10 best rules-light and storytelling RPGs for beginners
Tabletop RPG games light on rules, and heavy of story.
There’s nothing quite like exploring strange new worlds with your friends. But learning tabletop fantasy RPG systems like Dungeons & Dragons - one of the best tabletop roleplaying games ever made - can take a lot of up front investment for both game master and player.
Sometimes, you just want a collaborative storytelling RPG experience that doesn’t include a litany of stats, saves and tables. A light tabletop storytelling game that's quick and easy to pick up - perhaps even for RPG beginners or younglings - but is still super immersive.
Here, we’ve rounded up some great rules-light tabletop RPGS, which are not only swift to grasp, but often require no game master - meaning everyone can get involved!
With most of these roleplaying games you can have a preliminary read of the source material, then just get stuck straight into that sweet, sweet escapism.
Easy storytelling tabletop RPGs for beginners
Perhaps you'd like to stage a heist with Coen-brothers-film-in-a-box RPG Fiasco, start your debauched rock band in Umläut: Game of Metal, or build your own doomed civilisation with Icarus.
You don't even have to play humans with some of these roleplaying games. The beautiful Mouse Guard sees you taking on behemoth sized racoons as a tiny mouse, while The Warren essentially leaves off where Watership Down ended. Expect lots of psychedelic bunnies.
Meanwhile, horror nuts can enjoy jenga-block breaker Dread, which lets you generate any number of vicious scenarios, while Cthulhu Dark will grant more cursed terrors then you can shake a tentacle at.
Last, but not least, save the world blockbuster movie style with apocalypse disaster generater Our Last Best Hope, traipse around as incompetent goblins in Goblin Quest and enjoy a Dungeons & Dragons 5E style light fantasy with the immensely accessible Quest RPG.
If you're looking for something a little more complex, take a gander at the best fantasy RPGs or this year's upcoming roleplaying games.
So whether you want to save humanity, or just Sean Bean, these are the best simple roleplaying systems for you.
Inspired by films like Fargo and Lock, Stock, and Two Smoking Barrels, Fiasco sees players collaboratively engineer and act out stories. These are usually motivated by heist staples such as greed, lust and revenge. Best of all, no game master is required.
In Fiasco, no fantasy heroics apply. You play as ordinary people driven by something dark - and unmistakably human.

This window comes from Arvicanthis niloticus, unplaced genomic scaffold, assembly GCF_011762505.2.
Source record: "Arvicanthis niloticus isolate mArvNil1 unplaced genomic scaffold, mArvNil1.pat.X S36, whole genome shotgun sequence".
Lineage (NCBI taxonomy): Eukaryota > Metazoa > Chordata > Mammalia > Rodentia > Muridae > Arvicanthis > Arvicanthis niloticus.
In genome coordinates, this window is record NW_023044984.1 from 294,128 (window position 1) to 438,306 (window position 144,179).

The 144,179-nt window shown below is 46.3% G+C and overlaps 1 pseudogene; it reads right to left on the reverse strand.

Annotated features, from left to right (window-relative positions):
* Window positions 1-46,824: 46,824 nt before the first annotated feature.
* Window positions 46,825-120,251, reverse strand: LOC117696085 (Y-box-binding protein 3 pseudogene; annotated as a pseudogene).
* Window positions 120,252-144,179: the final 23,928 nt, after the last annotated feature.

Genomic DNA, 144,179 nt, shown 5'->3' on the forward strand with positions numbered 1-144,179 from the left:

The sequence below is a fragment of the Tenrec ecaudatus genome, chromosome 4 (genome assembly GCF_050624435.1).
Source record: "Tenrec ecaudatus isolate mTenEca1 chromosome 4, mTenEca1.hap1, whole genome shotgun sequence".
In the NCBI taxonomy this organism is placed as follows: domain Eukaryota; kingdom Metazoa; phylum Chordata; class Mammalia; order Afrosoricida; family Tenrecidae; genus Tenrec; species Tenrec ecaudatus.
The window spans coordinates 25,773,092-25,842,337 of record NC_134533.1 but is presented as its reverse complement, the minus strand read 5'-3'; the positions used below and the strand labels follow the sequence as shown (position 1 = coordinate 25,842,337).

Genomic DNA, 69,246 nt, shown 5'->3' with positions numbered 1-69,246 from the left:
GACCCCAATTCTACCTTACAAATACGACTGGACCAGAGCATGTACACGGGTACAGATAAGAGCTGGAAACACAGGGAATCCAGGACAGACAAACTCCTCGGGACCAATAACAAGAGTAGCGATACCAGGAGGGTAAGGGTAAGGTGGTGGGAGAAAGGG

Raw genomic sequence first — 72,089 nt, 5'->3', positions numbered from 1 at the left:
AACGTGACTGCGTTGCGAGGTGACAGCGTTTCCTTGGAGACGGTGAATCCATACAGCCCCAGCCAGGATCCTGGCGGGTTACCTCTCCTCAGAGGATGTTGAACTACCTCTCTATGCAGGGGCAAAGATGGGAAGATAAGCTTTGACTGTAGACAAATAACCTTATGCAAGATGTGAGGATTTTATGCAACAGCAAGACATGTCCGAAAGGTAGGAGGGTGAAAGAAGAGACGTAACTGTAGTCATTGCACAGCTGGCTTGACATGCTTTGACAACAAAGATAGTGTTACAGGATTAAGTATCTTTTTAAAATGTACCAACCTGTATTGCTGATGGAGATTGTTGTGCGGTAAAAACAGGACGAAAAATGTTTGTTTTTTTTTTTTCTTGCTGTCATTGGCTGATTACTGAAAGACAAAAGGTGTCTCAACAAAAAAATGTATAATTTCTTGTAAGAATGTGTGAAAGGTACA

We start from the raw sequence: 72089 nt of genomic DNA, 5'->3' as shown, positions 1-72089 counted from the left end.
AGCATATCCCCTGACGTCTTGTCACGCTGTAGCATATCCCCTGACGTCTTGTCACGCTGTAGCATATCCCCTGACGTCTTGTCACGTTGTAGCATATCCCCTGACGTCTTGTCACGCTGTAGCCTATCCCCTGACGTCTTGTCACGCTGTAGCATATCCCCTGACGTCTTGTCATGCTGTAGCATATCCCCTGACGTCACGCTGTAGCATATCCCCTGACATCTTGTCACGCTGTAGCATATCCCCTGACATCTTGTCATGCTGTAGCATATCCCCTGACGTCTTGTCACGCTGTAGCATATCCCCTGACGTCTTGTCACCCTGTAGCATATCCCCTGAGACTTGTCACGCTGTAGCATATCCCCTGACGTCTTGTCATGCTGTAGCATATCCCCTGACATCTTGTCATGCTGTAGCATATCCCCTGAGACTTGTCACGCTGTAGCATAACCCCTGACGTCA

Essentially, it’s a Coen Brothers movie in a box. Although if mean streets and sleepy desert towns are less your thing, you can engineer tales as far afield as space stations or cosmic horror.
Fiasco leans more toward the blackly comic then the serious, but that's not to say it can’t get gritty: Fiasco's tone is utterly reliant on its players.
The game's recent second edition has been adapted from a small book to a sort of board game RPG hybrid, featuring a multitude of cards in lieu of dice and rulesets.
While the card version looks awesome, the first edition might be better if you’re interested in treating Fiasco as more of a sandbox RPG system. It makes an excellent entry point RPG, although one to avoid for players less inclined to role-play, as you'll be effectively performing scenes.
Buy Fiasco on Amazon.
2. Umläut: Game of Metal
Heavy metal. The only truth there is, according to this ridiculous tabletop RPG in which you wield a different type of axe entirely.
Requiring no GM (players take turns to narrate) and prep, this game sees you each playing a heavy metal band. You’ll come up with names, pick a style and even create individual band members - the wilder the better.
Goals wise, you’ll be trying to score booze, babes and fame. Basically, as your tight pants will allow. If they like, players can also team up to manage one band between them.
Victories lead to Glory, and failures accumulate dreaded Ego, which leads to further mishaps later down the line. One of the main things that’s great about Umläut is that it’s really, really silly, so you’ll enjoy narrating your brutal failures as much as your epic wins.
Buy Umläut: Game of Metal at Drive Thru RPG.
3. Goblin Quest
Described as a “game of fatal ineptitude” by creator Grant Howitt, Goblin Quest is one shot silliness perfection. All you’ll need are stupid voices, pen, paper and six-sided dice.
The premise of Goblin Quest is this: you are unfortunate goblins that don’t get to live very long.
As such, you’ll try and cram as much glory into your short life as possible. Each player creates a clutch of multiple identical characters - because you will die, and die, and die again.
The latest edition of Goblin Quest also includes a cornucopia of other settings: including a version where you play five Sean Beans attempting to escape an endless loop of death and a Cthulhu themed adventure.
Buy Goblin Quest at Amazon.
4. Mouse Guard
Based on the award winning graphic novel series, Mouse Guard is a narrative based tabletop RPG with a truly unique setup.
In it, you perform dangerous deeds for the betterment of mice-kind. No easy feat, as the world of Mouse Guard comprises leaves and racoons alike enlarged to monstrous proportions. It's also super cute. For example, fresh mice recruits to the Guard are named Tenderpaws.
As well as battling armoured weasels and birds, you’ll also be working through the machinations of an advanced mouse society: meaning there is plenty to explore in a recogniseable fantasy vein. Whether that’s mysterious strangers, mouse politics or mad scientists.
It uses a simple six-sided dice pool system and requires a Games Master. That said, it’s one of the simplest games to run, requiring less nitty-gritty then say, a Dungeons & Dragons campaign.
Mouse Guard is perfect for anyone looking for something a little different from the usual fare, and is especially well placed for co-operative players- as team work trumps firepower.
Buy Mouse Guard at Amazon.
Dread is a fantastic system for horror games, as it takes away player agency via a Jenga block tower of doom, plus also features tons of tips for making your game as terrifying as possible.